Now sure other than maybe Marquez the cubs lack elite elite pitching prospect but that has less to do with development and more to do with resource allotment. Here's the highest slot value pitchers the cubs have drafted since 2014. I'd go back to 2012 when they started but I don't have a handy resource to track signing bonuses past 2014.

Brendon Little - $2.2 mil
Ryan Jensen - $2 mil
Alex Lange - $1.93 mil
Dylan Cease - $1.5 mil
Carson Sands - $1.1 mil
Bryan Hudson - $1.1 mil
Justin Steele - $1 mil
Jake Stinnett - $1 mil
Jeremiah Estrada - $1 mil
Cory Abbott - $901.9k
Kohl Franklin - $540k
Thomas Hatch - $537.9k
Keegan Thompson - $511.9k
Tyson Miller - $500k
Michael McAvene - $500k
Davidjohn Herz - $500k

Thing worth noting here is that $1 mil in draft bonus isn't really much. For example, one of the highest rated pitching prospects now is MacKenzie Gore who received $6.7 million. Casey Mize got $7.5. Nate Pearson got $2.45 mil. Forrest Whitley got $3.148 mil. Micheal Kopech got $1.5 mil. Brendan McKay got $7 mil. Matthew Liberatore got $3.5. So to sit here and say they haven't developed pitching is just ignoring the fact that you very rarely see anyone under $1.5 mil in top pitching prospect lists.

When you add that in with the fact that developing pitching by itself is a high attrition endeavor you get what the cubs got. But there's names on that list that will be MLB starters. Cease clearly turned out well. Abbott and Miller had fantastic years at AA last year. Keegan Thompson looked good before getting hurt last year. Kohl Franklin is looking like a steal though still has a long ways to go.

Cubs additionally haven't spent all that much until just recently in IFA on starters. Marquez ironically was one. I believe they spent $600k on him. They spent $1 mil on Richard Gallardo who looks like he could be pretty good. Only other starter I remember getting big money from them was Jose Albertos though that was kind of cheating because IIRC that was a year where they were in the penalty and the way the system at the time worked it only counted what you pay the player. Cubs got around that by giving him like $300k and his team got 3x that so he cost like $1.2 mil but cubs didn't go over the limit.

Long story short, this lack of development is more about making a conscious choice to spend money on hitting and less on pitching. There's 2 years that wasn't the case. In 2017, they made a concerted effort to bring in pitching. Of that list above they brought in Little, Lange, Abbott, Thompson and Estrada. The other year was in 2014 where they brought in Stinnett, Sands, Steele and Cease though I would point out that Stinnett was an under slot signing used to save money for the big 3 high school arms. And of those two years Cease and Steele from 2014 and at the very least Abbott Miller and Thompson look quite likely to be MLB starters at some point.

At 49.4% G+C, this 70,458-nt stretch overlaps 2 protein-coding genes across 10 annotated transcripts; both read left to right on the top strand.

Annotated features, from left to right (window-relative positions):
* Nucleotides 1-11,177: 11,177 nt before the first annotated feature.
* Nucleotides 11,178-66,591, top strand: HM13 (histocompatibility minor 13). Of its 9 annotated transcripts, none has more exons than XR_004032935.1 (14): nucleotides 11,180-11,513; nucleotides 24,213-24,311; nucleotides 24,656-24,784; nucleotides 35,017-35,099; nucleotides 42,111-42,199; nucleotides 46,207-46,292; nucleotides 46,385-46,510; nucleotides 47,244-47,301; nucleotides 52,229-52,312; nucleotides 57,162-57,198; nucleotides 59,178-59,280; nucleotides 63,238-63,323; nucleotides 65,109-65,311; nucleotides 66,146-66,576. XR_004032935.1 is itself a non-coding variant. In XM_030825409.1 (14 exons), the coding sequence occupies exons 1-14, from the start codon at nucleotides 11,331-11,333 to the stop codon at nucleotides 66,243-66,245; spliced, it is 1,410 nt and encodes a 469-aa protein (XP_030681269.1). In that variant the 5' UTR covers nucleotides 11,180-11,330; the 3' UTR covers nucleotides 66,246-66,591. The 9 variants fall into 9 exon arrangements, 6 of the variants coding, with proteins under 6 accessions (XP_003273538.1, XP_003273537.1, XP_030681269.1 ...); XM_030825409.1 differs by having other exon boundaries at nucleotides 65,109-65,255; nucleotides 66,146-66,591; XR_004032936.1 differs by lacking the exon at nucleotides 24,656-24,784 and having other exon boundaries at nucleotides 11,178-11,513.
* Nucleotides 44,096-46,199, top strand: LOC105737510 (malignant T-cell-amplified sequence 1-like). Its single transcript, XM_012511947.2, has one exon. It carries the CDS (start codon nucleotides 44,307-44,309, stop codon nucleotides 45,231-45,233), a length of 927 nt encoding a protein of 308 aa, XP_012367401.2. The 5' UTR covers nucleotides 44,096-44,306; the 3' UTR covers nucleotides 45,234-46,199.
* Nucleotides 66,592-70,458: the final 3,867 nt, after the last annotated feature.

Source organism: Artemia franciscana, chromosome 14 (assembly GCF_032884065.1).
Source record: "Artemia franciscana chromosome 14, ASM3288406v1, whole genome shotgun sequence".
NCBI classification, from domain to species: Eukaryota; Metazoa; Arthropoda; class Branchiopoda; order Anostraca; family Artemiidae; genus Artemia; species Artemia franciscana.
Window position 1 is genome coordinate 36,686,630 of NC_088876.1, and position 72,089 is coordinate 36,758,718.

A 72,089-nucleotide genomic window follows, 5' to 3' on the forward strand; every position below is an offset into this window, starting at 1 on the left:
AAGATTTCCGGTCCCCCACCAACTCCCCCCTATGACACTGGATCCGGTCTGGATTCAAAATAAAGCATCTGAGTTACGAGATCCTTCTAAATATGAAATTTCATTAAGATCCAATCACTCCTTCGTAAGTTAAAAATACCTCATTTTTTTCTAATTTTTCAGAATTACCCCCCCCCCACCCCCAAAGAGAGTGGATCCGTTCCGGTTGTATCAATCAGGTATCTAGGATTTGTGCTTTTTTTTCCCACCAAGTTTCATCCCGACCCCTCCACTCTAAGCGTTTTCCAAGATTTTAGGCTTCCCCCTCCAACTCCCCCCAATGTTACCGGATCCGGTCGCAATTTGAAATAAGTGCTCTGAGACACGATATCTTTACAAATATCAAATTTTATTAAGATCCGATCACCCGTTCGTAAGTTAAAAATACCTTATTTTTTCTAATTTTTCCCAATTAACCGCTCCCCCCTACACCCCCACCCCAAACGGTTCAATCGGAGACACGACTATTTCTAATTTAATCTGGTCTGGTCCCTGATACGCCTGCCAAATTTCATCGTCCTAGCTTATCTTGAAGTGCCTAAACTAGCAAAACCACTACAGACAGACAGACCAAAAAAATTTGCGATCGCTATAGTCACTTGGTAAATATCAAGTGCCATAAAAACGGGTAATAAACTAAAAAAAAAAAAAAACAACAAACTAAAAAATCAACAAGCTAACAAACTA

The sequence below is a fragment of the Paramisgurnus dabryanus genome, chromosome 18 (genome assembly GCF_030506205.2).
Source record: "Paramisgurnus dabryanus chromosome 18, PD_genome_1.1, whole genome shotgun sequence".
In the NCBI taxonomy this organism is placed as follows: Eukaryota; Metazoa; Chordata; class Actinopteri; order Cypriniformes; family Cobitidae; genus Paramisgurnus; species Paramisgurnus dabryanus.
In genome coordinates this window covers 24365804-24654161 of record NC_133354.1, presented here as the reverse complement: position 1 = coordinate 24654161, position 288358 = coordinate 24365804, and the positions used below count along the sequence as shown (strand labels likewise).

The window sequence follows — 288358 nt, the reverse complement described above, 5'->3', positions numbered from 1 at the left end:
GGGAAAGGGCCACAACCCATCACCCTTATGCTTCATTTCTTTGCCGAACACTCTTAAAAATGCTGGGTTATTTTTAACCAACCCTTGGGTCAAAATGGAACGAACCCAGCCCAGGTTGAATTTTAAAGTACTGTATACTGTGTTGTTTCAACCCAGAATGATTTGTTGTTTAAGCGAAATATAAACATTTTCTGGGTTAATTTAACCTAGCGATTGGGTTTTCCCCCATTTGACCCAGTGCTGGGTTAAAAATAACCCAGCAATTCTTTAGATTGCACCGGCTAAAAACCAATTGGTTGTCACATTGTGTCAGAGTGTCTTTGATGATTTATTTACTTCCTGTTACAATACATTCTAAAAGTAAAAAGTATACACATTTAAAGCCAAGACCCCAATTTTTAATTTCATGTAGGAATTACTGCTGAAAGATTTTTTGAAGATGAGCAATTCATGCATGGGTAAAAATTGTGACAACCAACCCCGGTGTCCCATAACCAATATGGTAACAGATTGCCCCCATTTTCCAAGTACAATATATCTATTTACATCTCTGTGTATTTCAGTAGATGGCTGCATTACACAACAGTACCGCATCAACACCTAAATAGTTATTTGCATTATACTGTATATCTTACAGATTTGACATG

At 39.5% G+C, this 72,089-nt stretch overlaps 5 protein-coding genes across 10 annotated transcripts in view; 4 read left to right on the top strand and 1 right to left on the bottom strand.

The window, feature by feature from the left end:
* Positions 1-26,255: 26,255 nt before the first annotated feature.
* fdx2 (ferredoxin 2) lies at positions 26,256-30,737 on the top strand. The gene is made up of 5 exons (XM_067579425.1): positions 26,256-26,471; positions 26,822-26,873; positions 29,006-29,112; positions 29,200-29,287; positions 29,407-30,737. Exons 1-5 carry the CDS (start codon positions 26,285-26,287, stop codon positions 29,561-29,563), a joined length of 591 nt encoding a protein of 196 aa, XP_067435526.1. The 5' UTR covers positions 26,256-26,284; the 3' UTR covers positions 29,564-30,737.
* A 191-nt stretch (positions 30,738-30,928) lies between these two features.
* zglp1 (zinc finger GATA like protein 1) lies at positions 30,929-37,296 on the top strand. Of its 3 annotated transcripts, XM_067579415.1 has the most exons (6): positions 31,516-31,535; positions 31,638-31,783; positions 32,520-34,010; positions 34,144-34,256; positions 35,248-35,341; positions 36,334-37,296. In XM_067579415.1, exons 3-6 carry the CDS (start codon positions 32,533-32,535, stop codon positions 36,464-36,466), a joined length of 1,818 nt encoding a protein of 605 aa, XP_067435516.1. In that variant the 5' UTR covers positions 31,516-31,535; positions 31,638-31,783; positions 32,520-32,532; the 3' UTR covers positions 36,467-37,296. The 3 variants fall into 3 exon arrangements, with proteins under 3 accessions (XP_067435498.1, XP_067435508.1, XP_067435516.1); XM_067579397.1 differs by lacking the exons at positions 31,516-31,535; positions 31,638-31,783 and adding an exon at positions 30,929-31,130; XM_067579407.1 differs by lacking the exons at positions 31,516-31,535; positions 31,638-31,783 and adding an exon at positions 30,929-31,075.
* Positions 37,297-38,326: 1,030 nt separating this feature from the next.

beckdawg

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Looks like the cubs are likely to sign the best IFA next july.

Cristian Hernandez, SS, Dominican Republic
More: Video, Video, Video
If there's an international draft in 2020, Hernandez would be a strong candidate to be the No. 1 overall pick. If not, the Cubs are expected to sign Hernandez, a 15-year-old who trains in the Mejia Top 10 program, for a bonus of more than $3 million. With a lot of space left to fill out his 6-foot-1, 165-pound frame, Hernandez has big power, a fast bat and advanced swing mechanics from the right side. Hernandez's most eye-catching abilities are in the batter's box, but he's also a plus runner who looks like he should be able to stay at shortstop.
 

CubsFaninMN

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Insightful retort. Fact of the matter is saying Theo can't develop pitching is just outright wrong. I'll even give you the benefit of the doubt that your actual argument is this front office has been inconsistent. That's a fair argument. And the cubs certainly need to do a better job of developing pitching which is why they literally have added an additional pitching coach at every level who's job is to use bioinfomatic tech to develop players more than just old school coaching.

Additionally, this entirely ignores the strides they have made the past 2 years. The cubs have added a number of guys who project as very interesting mid-back rotation starters. Casual fans don't pay enough attention but I'll say it right now, by july the cubs will have a number of interesting names pitching wise on their top 30 type list. I'm not some amazing scout. I just pay attention. If I need to prove my point, go look back around this time last year in this thread. I was saying at the time that Brennen Davis is the prospect I was most excited about and after a big year he's quickly becoming a name to watch.

Now sure other than maybe Marquez the cubs lack elite elite pitching prospect but that has less to do with development and more to do with resource allotment. Here's the highest slot value pitchers the cubs have drafted since 2014. I'd go back to 2012 when they started but I don't have a handy resource to track signing bonuses past 2014.

Brendon Little - $2.2 mil
Ryan Jensen - $2 mil
Alex Lange - $1.93 mil
Dylan Cease - $1.5 mil
Carson Sands - $1.1 mil
Bryan Hudson - $1.1 mil
Justin Steele - $1 mil
Jake Stinnett - $1 mil
Jeremiah Estrada - $1 mil